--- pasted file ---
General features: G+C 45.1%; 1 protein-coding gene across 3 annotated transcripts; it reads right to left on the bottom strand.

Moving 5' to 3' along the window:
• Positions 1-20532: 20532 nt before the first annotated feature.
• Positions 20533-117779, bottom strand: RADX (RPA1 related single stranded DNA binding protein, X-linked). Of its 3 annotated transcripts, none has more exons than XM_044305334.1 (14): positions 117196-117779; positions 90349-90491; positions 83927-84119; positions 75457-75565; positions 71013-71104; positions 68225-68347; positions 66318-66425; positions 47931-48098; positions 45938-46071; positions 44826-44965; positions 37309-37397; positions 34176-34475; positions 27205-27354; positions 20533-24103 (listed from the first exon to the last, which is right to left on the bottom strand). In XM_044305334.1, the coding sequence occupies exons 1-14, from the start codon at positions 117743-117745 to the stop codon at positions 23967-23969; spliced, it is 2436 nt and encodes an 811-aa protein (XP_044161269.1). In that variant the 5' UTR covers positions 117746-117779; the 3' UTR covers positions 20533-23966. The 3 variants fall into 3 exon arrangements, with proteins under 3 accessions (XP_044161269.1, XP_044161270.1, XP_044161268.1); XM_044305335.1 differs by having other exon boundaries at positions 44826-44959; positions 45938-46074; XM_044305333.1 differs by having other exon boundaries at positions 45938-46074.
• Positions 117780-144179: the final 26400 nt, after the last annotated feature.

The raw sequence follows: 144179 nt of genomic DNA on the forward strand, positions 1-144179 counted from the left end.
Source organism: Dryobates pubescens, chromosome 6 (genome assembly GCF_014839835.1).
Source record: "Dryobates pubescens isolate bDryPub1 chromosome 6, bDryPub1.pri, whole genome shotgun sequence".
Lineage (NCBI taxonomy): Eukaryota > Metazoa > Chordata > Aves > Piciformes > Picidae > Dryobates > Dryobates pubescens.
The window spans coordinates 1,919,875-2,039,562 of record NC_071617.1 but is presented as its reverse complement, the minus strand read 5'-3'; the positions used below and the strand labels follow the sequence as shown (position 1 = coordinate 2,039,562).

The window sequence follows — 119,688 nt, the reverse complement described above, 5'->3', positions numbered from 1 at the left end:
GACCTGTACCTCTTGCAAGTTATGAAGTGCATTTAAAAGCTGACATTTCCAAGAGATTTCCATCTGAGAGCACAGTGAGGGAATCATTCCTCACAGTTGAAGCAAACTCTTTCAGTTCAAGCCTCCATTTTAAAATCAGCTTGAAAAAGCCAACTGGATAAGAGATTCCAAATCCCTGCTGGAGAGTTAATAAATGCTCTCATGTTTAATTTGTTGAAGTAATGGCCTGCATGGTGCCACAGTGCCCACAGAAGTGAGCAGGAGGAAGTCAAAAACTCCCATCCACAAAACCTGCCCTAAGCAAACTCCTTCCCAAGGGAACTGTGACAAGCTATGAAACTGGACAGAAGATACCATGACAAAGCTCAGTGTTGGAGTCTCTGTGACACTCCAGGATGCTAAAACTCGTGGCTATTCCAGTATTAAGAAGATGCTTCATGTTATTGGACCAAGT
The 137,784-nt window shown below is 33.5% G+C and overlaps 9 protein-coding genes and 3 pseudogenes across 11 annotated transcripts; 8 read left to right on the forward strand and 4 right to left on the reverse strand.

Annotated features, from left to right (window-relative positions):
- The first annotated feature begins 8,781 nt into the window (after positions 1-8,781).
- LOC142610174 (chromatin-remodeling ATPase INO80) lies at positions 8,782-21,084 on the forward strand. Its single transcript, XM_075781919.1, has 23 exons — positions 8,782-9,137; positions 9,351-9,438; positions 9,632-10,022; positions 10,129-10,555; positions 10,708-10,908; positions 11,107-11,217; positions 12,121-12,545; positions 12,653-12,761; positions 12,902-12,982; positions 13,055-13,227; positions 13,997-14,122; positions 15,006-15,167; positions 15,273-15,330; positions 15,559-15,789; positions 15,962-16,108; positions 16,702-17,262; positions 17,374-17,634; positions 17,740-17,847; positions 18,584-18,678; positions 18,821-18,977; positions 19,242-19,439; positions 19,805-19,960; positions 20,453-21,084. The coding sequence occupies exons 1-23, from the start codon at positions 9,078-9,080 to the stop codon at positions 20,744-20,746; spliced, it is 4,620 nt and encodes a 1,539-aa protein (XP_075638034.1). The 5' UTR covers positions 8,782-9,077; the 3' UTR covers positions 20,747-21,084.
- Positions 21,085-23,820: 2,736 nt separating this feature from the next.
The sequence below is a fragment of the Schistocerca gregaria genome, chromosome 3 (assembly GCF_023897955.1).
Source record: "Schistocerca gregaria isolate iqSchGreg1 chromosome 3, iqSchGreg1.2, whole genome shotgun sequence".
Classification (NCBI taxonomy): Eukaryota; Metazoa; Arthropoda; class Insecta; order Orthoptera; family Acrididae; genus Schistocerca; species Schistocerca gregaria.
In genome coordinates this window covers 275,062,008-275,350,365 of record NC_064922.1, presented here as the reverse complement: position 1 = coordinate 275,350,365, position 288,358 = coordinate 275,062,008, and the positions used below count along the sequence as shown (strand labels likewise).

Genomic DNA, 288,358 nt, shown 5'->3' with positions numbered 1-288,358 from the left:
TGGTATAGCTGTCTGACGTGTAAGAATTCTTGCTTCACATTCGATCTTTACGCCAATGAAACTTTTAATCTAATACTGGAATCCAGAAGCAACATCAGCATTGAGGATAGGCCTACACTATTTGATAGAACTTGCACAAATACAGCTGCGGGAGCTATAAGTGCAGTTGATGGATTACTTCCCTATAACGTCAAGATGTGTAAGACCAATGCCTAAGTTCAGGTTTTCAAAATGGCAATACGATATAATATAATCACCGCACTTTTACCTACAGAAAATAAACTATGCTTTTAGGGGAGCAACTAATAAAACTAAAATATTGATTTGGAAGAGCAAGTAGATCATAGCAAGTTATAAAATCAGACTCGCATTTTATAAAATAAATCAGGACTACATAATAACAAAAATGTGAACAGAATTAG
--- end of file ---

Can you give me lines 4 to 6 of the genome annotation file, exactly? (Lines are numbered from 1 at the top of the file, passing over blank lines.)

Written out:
• Positions 20533-117779, bottom strand: RADX (RPA1 related single stranded DNA binding protein, X-linked). Of its 3 annotated transcripts, none has more exons than XM_044305334.1 (14): positions 117196-117779; positions 90349-90491; positions 83927-84119; positions 75457-75565; positions 71013-71104; positions 68225-68347; positions 66318-66425; positions 47931-48098; positions 45938-46071; positions 44826-44965; positions 37309-37397; positions 34176-34475; positions 27205-27354; positions 20533-24103 (listed from the first exon to the last, which is right to left on the bottom strand). In XM_044305334.1, the coding sequence occupies exons 1-14, from the start codon at positions 117743-117745 to the stop codon at positions 23967-23969; spliced, it is 2436 nt and encodes an 811-aa protein (XP_044161269.1). In that variant the 5' UTR covers positions 117746-117779; the 3' UTR covers positions 20533-23966. The 3 variants fall into 3 exon arrangements, with proteins under 3 accessions (XP_044161269.1, XP_044161270.1, XP_044161268.1); XM_044305335.1 differs by having other exon boundaries at positions 44826-44959; positions 45938-46074; XM_044305333.1 differs by having other exon boundaries at positions 45938-46074.
• Positions 117780-144179: the final 26400 nt, after the last annotated feature.

The raw sequence follows: 144179 nt of genomic DNA on the forward strand, positions 1-144179 counted from the left end.